Rare diseases are getting more and more attention, and I don’t know if it’s because of Orphan Drug Designations that regulatory agencies around the world offer and provide incentives for pharma; or it’s from the science side of breakthrough medicines that offer so much for patients with rare disorders; or it’s the patient voice and action that resonates with the public. But rare disease research offers a lot for people in the world of clinical trials and drug development to think about.
To that end, I watched an on-demand webinar from Pharmaceutical Executive titled “Methods for Patient-Centered Endpoint Selection in Rare Disease Drug Development Programs,” which was sponsored by Evidera.
Evidera experts, Kathleen Wyrwich, PhD, Senior Research Leader, and Margaret Vernon, PhD, Senior Research Scientist, offered insights into the rare disease space.
Wyrwich, shared this information: In the US, it takes an average of seven years to get a correct diagnosis for a rare disease. Before that, the patient will see up to eight doctors, four in primary care and four specialists, and receive two or three incorrect diagnosis. This is an excellent article from the New Yorker on a disorder that had never been discovered prior to the persistence of two parents who took to blogging to find other patients.
Vernon presented background on the definition of patient centered outcomes or PCOs. PCOs may include PROs or endpoints such as Clinical Outcomes Assessments (COA). And COAs further can include ClinRO (clinician-reported outcomes); observer-reported outcomes (obsRO—parents or caregivers that do not require clinical expertise) and performance outcomes (PerfO) based on tasks performed by a patient that are outlined by a healthcare professionals.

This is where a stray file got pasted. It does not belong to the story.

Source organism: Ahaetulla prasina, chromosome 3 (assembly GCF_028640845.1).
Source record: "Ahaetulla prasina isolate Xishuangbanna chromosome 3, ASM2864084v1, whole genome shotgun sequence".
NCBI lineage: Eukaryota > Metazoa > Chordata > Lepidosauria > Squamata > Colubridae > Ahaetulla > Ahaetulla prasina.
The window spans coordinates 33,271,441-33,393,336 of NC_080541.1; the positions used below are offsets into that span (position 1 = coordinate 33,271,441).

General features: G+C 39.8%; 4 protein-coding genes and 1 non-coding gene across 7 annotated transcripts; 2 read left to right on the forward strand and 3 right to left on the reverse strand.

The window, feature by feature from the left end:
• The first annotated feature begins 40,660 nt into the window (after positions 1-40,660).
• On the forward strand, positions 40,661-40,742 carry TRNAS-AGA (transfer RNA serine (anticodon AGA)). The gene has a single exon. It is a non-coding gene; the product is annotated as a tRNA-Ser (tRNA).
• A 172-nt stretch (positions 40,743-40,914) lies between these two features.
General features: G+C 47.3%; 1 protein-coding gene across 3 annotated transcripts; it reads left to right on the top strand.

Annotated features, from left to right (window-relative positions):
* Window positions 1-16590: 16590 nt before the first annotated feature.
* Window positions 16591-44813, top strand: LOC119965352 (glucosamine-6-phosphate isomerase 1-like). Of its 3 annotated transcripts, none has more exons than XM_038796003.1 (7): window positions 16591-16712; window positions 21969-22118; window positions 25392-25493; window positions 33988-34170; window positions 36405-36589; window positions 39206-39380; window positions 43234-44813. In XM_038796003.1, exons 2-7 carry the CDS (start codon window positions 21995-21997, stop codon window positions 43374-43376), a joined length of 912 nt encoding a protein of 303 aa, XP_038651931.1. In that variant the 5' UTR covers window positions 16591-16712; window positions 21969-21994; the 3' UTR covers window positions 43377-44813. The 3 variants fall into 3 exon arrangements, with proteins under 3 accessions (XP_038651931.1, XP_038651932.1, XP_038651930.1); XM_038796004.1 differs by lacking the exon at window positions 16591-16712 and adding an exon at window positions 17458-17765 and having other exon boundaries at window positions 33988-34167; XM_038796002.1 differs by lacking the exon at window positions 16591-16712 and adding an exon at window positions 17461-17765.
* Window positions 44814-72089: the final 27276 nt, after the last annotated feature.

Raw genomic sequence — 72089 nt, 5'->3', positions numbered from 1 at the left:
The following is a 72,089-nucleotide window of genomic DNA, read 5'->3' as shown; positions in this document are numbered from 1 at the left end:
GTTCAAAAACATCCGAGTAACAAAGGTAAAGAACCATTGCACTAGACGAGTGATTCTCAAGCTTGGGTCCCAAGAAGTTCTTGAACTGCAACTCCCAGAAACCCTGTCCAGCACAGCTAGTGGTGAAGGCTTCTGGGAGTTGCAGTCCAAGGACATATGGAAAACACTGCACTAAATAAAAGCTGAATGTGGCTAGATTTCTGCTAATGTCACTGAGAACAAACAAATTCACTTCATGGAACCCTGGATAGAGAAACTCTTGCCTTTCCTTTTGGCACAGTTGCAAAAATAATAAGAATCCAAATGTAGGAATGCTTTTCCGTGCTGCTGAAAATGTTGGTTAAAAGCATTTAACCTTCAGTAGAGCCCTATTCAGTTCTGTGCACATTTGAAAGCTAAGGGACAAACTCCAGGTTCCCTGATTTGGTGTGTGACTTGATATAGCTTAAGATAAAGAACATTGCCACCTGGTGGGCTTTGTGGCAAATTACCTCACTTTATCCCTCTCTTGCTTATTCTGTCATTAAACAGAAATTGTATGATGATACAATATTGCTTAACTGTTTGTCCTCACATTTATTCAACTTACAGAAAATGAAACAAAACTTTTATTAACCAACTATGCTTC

Why the need for PCOs? Number one, Vernon said there needs to be an understanding of the treatment and definition of the treatment based on a benefit and value. For some diseases, for which there are no other treatments (only 450 out of 7,000 rare disease have a drug treatment), finding the most appropriate endpoints requires a lot of background work. The challenges are that there is limited existing research on the disease, small numbers of patients that are geographically dispersed and small numbers of clinicians that are qualified and experienced in the disease.
Vernon suggested the following steps to understanding the PCO endpoints:
Helpful advice: Wyrwich noted that when involved conferences, which are usually sponsored by an advocacy group, it is important to get the advocates’ involvement. Advocates are very aware of pharmaceutical research and its benefits, but also work primarily to protect patients and can be suspect of a sponsors’ motives.
Here’s an article about regulatory issues around the rare disease and orphan drug space on our web site.